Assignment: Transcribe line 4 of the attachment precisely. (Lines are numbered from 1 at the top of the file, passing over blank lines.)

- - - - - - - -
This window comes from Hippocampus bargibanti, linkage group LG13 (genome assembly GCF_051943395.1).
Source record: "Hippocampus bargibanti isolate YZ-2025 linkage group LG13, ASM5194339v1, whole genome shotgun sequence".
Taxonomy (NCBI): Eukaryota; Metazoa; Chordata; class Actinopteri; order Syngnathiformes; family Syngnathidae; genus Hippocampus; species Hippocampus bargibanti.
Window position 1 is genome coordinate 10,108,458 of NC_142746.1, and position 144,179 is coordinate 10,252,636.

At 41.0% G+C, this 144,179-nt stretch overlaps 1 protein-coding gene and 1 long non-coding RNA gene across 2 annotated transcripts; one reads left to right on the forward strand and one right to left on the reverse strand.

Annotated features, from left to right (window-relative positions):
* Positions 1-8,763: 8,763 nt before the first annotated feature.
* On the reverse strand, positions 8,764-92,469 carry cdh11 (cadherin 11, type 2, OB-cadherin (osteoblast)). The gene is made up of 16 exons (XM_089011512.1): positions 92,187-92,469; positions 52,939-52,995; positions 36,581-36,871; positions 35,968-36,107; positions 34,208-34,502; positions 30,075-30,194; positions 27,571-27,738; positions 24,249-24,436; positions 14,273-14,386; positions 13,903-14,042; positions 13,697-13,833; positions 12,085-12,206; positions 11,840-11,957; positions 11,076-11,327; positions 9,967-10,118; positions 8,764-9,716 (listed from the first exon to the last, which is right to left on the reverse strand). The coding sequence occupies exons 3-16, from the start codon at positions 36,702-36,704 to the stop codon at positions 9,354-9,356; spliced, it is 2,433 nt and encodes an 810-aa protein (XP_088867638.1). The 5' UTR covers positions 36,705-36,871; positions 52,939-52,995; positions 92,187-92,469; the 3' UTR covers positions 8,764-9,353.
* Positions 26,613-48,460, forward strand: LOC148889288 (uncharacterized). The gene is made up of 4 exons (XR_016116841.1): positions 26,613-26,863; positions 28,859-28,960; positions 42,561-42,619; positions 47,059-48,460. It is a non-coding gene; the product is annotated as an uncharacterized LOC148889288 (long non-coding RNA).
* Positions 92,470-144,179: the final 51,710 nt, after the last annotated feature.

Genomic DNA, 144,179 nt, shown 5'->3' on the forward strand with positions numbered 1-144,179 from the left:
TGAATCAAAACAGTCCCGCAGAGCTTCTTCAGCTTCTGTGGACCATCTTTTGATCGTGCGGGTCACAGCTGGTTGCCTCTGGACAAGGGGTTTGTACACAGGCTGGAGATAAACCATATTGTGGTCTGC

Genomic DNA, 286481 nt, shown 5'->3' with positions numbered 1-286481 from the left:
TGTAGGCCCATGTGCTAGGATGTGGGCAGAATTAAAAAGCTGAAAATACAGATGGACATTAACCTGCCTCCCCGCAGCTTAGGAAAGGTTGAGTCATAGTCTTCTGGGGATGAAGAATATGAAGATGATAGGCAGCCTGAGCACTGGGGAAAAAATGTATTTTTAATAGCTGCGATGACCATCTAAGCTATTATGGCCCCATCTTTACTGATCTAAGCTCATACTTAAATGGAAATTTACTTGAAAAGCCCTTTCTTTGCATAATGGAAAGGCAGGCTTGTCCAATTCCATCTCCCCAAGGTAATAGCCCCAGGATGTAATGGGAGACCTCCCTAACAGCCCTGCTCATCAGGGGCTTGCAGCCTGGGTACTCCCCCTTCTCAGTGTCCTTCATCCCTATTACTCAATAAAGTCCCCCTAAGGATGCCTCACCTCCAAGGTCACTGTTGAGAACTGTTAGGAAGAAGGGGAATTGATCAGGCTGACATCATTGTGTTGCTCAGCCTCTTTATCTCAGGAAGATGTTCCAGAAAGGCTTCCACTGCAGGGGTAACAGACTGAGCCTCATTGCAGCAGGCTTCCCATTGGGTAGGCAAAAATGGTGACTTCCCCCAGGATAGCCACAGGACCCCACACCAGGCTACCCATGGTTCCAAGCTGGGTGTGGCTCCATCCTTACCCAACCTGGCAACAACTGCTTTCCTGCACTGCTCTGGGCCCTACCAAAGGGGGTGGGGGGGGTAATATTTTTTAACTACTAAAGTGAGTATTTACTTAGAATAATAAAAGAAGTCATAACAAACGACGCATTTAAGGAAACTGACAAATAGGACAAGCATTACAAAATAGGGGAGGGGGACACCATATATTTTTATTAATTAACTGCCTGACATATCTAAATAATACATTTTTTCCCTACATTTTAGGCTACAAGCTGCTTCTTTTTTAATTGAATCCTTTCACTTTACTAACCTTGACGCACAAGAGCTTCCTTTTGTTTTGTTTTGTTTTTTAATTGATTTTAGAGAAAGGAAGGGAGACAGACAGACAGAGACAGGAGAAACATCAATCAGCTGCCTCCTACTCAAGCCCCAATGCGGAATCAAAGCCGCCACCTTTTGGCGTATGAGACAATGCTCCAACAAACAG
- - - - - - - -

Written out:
Window position 1 is genome coordinate 10,108,458 of NC_142746.1, and position 144,179 is coordinate 10,252,636.